Saint-Saëns, Charles Camille shärl kämē´yə´ săN-säNs [key]
, 1835–1921, French composer. A child prodigy, he made his debut as a pianist at 10 and entered the Paris Conservatory in 1848. He was a prolific composer, writing in almost every form, and he was organist at the Madeleine for 20 years. Saint-Saëns is best known for his biblical opera, Samson et Dalila
(1877); other works include the Third Symphony (1886), with organ and piano; the Introduction and Rondo Capriccioso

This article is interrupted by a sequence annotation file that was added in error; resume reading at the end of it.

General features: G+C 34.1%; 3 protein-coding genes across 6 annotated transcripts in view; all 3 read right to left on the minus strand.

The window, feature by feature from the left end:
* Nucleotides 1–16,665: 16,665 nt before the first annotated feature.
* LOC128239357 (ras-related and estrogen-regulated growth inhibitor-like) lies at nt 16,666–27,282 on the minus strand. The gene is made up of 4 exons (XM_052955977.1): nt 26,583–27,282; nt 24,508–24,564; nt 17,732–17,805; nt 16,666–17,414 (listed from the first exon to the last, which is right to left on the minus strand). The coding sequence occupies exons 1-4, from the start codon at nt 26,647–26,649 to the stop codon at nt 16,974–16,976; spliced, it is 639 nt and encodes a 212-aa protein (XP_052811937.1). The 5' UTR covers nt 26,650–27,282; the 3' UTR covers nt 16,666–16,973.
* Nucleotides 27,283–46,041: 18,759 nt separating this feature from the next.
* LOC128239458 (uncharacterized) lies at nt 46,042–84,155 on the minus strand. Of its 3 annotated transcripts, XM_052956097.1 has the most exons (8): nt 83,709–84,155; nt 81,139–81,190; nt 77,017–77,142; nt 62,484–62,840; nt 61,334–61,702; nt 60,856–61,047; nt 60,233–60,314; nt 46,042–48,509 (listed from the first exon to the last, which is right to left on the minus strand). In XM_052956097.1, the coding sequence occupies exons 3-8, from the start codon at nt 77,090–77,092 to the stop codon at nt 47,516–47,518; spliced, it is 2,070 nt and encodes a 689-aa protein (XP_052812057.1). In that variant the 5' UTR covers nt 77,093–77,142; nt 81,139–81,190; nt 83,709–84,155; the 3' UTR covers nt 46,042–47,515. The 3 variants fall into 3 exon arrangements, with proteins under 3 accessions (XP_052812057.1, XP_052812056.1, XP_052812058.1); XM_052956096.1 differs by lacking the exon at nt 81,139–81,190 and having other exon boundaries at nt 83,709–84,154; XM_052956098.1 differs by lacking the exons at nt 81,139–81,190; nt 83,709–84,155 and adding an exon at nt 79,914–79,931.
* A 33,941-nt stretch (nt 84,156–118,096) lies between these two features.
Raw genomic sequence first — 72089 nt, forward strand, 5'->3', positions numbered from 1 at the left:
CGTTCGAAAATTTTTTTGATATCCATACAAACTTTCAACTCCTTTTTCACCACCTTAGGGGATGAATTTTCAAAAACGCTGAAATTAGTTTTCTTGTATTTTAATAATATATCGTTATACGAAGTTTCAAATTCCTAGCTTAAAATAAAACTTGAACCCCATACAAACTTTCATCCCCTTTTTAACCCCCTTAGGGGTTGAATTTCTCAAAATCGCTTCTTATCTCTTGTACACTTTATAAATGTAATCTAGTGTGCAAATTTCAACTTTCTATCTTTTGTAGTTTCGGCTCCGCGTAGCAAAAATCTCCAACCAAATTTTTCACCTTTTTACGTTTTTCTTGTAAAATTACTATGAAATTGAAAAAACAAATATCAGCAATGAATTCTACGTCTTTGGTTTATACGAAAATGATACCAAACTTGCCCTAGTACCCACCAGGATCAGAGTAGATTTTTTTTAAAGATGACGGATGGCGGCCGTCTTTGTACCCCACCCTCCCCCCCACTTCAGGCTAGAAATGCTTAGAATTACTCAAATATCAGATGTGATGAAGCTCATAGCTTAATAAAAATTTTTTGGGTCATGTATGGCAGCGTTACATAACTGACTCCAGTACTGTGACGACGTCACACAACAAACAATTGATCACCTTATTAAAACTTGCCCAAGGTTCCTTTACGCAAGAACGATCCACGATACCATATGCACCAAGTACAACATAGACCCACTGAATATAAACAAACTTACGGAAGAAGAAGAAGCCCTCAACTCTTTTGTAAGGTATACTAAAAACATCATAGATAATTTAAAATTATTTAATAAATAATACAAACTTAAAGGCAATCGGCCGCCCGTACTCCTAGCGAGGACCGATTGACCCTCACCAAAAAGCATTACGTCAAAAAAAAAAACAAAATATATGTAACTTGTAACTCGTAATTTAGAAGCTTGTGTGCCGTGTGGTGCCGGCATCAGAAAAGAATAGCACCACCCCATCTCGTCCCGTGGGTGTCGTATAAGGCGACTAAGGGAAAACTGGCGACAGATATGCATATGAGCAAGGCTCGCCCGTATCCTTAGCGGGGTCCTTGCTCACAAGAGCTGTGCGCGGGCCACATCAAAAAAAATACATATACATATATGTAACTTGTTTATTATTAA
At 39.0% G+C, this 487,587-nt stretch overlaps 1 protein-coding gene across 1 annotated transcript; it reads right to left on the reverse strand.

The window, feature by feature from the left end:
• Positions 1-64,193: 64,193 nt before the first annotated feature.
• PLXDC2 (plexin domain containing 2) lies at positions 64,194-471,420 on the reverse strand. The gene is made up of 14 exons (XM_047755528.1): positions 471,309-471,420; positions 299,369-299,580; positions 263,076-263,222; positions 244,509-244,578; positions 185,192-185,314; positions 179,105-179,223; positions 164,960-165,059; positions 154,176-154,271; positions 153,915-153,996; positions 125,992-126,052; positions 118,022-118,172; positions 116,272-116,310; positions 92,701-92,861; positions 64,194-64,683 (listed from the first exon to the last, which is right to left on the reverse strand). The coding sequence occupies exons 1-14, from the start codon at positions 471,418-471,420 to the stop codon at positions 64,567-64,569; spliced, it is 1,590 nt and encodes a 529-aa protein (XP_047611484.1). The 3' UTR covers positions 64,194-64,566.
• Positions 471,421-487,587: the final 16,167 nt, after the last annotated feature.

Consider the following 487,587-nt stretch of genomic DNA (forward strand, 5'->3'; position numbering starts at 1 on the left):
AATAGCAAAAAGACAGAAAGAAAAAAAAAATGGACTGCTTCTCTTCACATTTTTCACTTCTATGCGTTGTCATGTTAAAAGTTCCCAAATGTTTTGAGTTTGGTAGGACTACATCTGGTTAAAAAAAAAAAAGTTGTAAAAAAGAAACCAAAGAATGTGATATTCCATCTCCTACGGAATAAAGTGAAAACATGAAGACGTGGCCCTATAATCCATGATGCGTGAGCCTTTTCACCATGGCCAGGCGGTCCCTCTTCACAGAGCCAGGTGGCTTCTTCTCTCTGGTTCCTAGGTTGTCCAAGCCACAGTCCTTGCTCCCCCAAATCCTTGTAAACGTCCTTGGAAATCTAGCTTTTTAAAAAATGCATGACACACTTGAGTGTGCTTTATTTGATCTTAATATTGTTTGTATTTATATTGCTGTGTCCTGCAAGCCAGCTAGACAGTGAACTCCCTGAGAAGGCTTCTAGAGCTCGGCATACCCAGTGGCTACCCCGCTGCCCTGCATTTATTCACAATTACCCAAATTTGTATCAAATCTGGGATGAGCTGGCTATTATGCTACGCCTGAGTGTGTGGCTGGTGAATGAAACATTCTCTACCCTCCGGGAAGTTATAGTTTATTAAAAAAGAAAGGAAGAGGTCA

(1863), for violin and orchestra; the piano concertos in G minor (1868) and C minor (1875); and symphonic poems, notably Le Rouet d'Omphale
(1872) and Danse macabre
(1874). His works are marked by unfailing craftsmanship and brilliant orchestration, but they frequently lack imaginative force. He was a champion of instrumental music in France when it was extremely low in popular esteem. In his later years, Saint-Saëns became highly conservative, strenuously opposing modern music.
See his Musical Memories (tr. 1919); biographies by A. Hervey (1921, repr. 1970) and W. Lyle (1923, repr. 1970); J. Harding, Saint-Saëns and His Circle (1965).
The Columbia Electronic Encyclopedia, 6th ed. Copyright © 2012, Columbia University Press. All rights reserved.
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